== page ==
"The very big difference between today's YouTube and the music-sharing of MP3 files of several years ago is that you have to watch and you can't – absent the knowledge of advanced hackers – copy it for your own use," says David Axtell, an intellectual property specialist at the law firm Leonard, Street and Deinard in Minneapolis. "During Napster's heyday, people were making their own digital copies and using them on their own."
But concerns should be higher for those who actually submit videos for posting and watching, say Mr. Axtell and others. Because copying and distributing copyrighted material is illegal, people who post that material on YouTube without permission are more likely to be held liable.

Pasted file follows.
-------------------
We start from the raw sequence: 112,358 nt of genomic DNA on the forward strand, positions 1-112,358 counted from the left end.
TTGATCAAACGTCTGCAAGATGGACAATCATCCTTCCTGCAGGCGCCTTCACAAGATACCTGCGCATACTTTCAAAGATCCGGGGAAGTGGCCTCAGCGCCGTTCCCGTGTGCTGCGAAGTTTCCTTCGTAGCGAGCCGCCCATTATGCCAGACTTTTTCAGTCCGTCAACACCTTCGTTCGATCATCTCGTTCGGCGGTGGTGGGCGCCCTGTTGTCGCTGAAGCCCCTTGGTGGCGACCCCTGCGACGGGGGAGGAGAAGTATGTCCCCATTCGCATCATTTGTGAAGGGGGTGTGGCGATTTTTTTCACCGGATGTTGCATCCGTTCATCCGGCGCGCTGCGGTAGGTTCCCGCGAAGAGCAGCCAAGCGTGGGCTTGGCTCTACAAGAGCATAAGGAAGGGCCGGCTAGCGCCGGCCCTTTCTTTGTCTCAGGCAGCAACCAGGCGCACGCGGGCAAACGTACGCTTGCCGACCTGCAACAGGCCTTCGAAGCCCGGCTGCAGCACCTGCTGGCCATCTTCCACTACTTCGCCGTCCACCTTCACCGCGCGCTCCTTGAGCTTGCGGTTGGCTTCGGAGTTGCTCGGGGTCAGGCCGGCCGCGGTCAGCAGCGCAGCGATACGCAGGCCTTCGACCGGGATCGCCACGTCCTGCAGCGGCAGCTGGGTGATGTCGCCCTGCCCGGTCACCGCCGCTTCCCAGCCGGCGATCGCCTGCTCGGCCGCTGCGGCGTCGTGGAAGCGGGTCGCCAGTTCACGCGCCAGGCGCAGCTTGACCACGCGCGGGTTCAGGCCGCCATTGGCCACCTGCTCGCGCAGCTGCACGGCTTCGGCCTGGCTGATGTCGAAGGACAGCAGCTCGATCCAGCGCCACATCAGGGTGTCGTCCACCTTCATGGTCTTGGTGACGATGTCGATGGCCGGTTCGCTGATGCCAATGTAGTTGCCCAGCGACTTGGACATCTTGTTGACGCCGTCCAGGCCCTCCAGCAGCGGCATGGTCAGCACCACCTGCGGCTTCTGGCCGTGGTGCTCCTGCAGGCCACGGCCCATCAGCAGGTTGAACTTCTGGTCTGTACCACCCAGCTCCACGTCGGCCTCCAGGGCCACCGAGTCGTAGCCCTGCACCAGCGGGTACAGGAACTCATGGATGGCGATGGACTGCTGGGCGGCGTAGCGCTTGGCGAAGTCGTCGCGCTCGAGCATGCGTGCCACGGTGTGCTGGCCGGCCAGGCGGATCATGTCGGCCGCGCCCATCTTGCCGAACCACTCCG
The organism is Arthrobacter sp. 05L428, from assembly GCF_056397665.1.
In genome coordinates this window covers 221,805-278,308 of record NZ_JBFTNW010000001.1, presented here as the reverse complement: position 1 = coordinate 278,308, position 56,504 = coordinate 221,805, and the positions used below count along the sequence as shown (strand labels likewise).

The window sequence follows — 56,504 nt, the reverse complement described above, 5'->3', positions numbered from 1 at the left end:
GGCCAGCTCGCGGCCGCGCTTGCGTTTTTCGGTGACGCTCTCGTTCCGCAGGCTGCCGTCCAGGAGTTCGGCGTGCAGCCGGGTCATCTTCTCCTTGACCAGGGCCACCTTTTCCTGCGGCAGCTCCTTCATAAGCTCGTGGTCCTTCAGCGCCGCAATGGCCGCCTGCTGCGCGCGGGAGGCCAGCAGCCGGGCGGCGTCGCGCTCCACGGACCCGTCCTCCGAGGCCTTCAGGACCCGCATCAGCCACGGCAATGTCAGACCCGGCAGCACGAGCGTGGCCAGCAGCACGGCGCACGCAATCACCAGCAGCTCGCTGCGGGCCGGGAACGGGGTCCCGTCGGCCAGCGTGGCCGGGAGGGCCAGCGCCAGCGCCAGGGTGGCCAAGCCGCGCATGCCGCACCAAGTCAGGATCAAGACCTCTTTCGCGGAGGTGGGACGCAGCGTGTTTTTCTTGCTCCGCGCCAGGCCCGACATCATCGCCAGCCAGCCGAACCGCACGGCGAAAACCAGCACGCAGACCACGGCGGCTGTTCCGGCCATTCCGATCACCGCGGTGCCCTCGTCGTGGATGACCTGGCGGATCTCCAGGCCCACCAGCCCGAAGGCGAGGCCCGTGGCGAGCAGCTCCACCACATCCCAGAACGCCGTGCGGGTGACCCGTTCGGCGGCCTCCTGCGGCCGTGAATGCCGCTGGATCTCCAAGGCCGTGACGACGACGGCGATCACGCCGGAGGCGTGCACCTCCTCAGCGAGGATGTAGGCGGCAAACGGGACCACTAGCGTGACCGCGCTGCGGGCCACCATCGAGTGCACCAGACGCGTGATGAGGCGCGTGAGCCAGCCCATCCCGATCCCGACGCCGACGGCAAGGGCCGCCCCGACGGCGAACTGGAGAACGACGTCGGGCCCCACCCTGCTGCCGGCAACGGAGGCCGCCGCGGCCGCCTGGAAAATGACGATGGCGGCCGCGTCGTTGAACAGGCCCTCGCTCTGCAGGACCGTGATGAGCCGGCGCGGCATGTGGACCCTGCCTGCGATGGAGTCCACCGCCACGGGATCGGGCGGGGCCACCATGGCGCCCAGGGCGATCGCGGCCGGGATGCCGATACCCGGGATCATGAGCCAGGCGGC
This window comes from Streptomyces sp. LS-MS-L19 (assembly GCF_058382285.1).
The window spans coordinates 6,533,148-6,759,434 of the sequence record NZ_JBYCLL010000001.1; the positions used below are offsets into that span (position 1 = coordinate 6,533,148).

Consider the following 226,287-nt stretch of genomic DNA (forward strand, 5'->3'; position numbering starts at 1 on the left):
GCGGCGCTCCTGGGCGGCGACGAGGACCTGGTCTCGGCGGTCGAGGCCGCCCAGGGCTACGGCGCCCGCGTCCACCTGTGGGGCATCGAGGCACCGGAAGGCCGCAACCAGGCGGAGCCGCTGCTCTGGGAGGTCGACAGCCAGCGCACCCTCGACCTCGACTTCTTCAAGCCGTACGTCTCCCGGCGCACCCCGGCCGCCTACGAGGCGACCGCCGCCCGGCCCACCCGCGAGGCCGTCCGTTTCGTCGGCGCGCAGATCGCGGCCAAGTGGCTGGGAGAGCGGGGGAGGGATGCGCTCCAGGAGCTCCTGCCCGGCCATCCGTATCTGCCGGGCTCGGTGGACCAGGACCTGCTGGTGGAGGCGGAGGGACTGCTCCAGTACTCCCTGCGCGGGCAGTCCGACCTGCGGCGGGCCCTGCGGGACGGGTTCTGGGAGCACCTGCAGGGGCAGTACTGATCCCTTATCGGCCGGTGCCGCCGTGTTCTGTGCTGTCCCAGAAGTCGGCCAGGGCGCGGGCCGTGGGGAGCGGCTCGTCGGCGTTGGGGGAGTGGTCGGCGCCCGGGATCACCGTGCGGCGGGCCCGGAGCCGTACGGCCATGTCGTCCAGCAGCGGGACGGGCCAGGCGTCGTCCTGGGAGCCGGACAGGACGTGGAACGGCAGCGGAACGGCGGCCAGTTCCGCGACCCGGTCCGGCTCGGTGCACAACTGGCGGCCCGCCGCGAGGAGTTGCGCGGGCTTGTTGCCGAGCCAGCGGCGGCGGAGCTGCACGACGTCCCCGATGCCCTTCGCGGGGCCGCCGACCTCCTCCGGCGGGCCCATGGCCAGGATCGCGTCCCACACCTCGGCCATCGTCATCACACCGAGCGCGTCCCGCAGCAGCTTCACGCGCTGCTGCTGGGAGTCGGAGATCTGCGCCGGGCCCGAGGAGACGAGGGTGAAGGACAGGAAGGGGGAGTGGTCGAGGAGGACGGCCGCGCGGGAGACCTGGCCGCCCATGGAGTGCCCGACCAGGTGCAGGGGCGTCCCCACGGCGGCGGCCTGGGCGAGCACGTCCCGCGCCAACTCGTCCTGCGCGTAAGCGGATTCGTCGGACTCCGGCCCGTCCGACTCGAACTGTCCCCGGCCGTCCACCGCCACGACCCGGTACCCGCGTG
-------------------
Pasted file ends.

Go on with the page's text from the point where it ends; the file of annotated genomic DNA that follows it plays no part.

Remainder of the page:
"There certainly will be more litigation, and Google has set aside hundreds of millions in a war chest in recognition of this," says Kevin Parks, a copyright specialist with the law firm Leydig, Voit and Mayer in Chicago.
On the side of the YouTubites are those who argue that use of such copyrighted material falls into "fair use" provisions of the law.
"It's up to the courts to continually balance the rights of those who own copyrighted material with the need for society to adapt to emerging technology," says Perry Binder, assistant professor of legal studies at Georgia State University.
Copyright laws, which give exclusive legal right to a writer, editor, composer, publisher or distributor to publish, produce, sell, or distribute an artistic work are unambiguous, experts say. But how many copies of something a person may make for personal use is far more open to interpretation by judges and courts.
Mr. Binder says movie and TV industries are figuring out how to handle the more serious abuses, such as excessive downloading by casual users, profiting from the sale of a downloaded video, and having a website that links to copyrighted videos, particularly if the Web page profits from drawing traffic to the pages.